Gaston September 1 – 2 Tropical storm 40 (65) 1005 Leeward Islands, Puerto Rico None None
Hermine September 5 – 9 Tropical storm 70 (110) 989 Central America, Mexico, Texas, Oklahoma, Kansas 740 6 (2)
Igor September 8 – 21 Category 4 hurricane 155 (250) 924 Cabo Verde, Leeward Islands, Bermuda, United States East Coast, Newfoundland 200 4
Julia September 12 – 20 Category 4 hurricane 140 (220) 948 Cabo Verde Minimal None
Karl September 14 – 18 Category 3 hurricane 125 (205) 956 Belize, Yucatán Peninsula, Veracruz 3,900 22
Lisa September 20 – 26 Category 1 hurricane 85 (140) 982 None None None
Matthew September 23 – 26 Tropical storm 60 (95) 998 Venezuela, Central America (Nicaragua, Belize), Mexico, Jamaica, Haiti 171.2 126
Nicole September 28 – 29 Tropical storm 45 (75) 995 Cayman Islands, Jamaica, Cuba, Florida, Bahamas, United States East Coast 240 16
Otto October 6 -10 Category 1 hurricane 85 (140) 976 Leeward Islands, Virgin Islands, Puerto Rico 22 None
Paula October 11 – 15 Category 2 hurricane 105 (165) 981 Nicaragua, Honduras, Mexico, Cuba, Bahamas, Florida 200 1
Richard October 20 – 26 Category 2 hurricane 100 (155) 977 Honduras, Belize, Guatemala, Mexico 80 1 (1)
Shary October 28 – 30 Category 1 hurricane 75 (120) 989 Bermuda Minimal None
Tomas October 29 – November 7 Category 2 hurricane 100 (155) 982 Windward Islands (Barbados, St. Vincent), Leeward Antilles, Greater Antilles, Lucayan Archipelago (Caicos Islands) 741 51
Season Aggregates
21 systems June 25 – November 7   155 (250) 924 8,231.7 269 (27)

See also[edit]

References[edit]

  1. ^ a b Background Information: The North Atlantic Hurricane Season (Report). National Oceanic and Atmospheric Administration. Climate Prediction Center. August 6, 2015. Archived from the original on June 3, 2010. Retrieved January 19, 2017. 
  2. ^ a b National Hurricane Center; Hurricane Research Division (April 11, 2017). "Atlantic hurricane best track (HURDAT version 2)". United States National Oceanic and Atmospheric Administration. Retrieved May 25, 2017.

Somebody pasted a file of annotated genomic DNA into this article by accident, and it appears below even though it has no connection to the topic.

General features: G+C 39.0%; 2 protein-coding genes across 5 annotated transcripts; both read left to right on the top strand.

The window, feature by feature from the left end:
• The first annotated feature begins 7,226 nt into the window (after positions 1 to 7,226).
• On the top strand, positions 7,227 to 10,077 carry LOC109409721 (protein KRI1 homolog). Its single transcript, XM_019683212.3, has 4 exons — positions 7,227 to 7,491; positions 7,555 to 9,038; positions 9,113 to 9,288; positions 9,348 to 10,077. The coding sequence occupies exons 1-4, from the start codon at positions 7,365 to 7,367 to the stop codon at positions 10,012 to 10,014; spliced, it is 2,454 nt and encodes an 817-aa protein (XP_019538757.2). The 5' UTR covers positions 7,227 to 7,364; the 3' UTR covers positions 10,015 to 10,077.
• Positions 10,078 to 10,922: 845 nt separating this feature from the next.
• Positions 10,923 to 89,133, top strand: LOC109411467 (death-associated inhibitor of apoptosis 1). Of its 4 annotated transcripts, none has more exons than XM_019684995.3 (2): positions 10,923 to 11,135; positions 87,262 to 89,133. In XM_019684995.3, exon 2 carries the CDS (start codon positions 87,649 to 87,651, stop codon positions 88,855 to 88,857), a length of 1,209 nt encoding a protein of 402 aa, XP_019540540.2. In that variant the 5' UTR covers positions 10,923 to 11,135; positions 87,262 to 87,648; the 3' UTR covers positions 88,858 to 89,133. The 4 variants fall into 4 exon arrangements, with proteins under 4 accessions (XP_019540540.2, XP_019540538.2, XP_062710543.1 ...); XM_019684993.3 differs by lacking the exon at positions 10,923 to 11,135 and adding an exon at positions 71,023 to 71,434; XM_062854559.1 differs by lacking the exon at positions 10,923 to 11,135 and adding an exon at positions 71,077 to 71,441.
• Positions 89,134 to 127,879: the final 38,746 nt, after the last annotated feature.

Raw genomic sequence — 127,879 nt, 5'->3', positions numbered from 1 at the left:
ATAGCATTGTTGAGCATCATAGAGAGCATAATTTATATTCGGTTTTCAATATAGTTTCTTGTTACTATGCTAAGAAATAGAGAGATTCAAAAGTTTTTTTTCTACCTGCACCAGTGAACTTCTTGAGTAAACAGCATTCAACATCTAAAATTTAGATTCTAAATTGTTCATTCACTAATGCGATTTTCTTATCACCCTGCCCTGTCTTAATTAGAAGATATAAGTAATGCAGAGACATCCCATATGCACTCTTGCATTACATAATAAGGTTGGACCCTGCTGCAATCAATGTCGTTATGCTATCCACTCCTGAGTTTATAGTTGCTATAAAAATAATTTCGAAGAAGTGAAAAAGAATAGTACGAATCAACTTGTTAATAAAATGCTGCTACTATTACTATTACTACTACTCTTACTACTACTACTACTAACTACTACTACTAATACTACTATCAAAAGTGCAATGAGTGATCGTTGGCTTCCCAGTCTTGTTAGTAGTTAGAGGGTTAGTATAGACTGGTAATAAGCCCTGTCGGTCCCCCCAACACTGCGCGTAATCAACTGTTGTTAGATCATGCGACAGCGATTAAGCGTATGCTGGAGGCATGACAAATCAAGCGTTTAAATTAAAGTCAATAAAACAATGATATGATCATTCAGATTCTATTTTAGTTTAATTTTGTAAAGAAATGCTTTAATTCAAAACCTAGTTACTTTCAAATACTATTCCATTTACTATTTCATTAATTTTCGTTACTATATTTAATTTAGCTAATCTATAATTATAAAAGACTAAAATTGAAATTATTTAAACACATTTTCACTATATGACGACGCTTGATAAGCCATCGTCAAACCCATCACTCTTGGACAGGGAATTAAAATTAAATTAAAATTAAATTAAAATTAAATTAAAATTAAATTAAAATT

3. ^ a b Dr. Adam Lea; Professor Mark Saunders (December 7, 2009). "Extended Range Forecast for Atlantic Hurricane Activity in 2010" (PDF). Tropical Storm Risk. Retrieved January 19, 2017. 
  4. ^ a b Philip J. Klotzbach; William M. Gray (December 9, 2009). Extended Range Forecast of Atlantic Seasonal Hurricane Activity and U.S. Landfall Strike Probability for 2010 (PDF) (Report). Colorado State University. Retrieved January 19, 2017. 
  5. ^ a b "WSI Predicts 2010 Hurricane Season to be More Active than 2009". WSI Corporation. January 27, 2010. Retrieved January 19, 2017. 
  6. ^ a b Philip J. Klotzbach; William M. Gray (April 7, 2010). Extended Range Forecast of Atlantic Seasonal Hurricane Activity and U.S. Landfall Strike Probability for 2010 (PDF) (Report). Colorado State University. Retrieved January 19, 2017. 
  7. ^ a b Dr. Adam Lea; Professor Mark Saunders (April 9, 2010). "April Forecast Update for Atlantic Hurricane Activity in 2010" (PDF). Tropical Storm Risk. Retrieved January 19, 2017. 
  8. ^ a b "WSI Significantly Increases Forecast Numbers for 2010 Hurricane Season". WSI Corporation. April 21, 2010. Retrieved January 19, 2017. 
  9. ^ a b Tracey Peake (April 26, 2010). "NC State Predicts Active Atlantic Hurricane Season for 2010". North Carolina State University. Retrieved January 19, 2017. 
  10. ^ a b Dr. Adam Lea; Professor Mark Saunders (May 25, 2010). "TSR Pre-Season Forecast for 2010 Atlantic Hurricane Activity" (PDF). Tropical Storm Risk. Retrieved January 19, 2017. 
  11. ^ a b "WSI Raises Its April Forecast Numbers for 2010 Hurricane Season". WSI Corporation. May 26, 2010. Retrieved January 19, 2017. 
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External links[edit]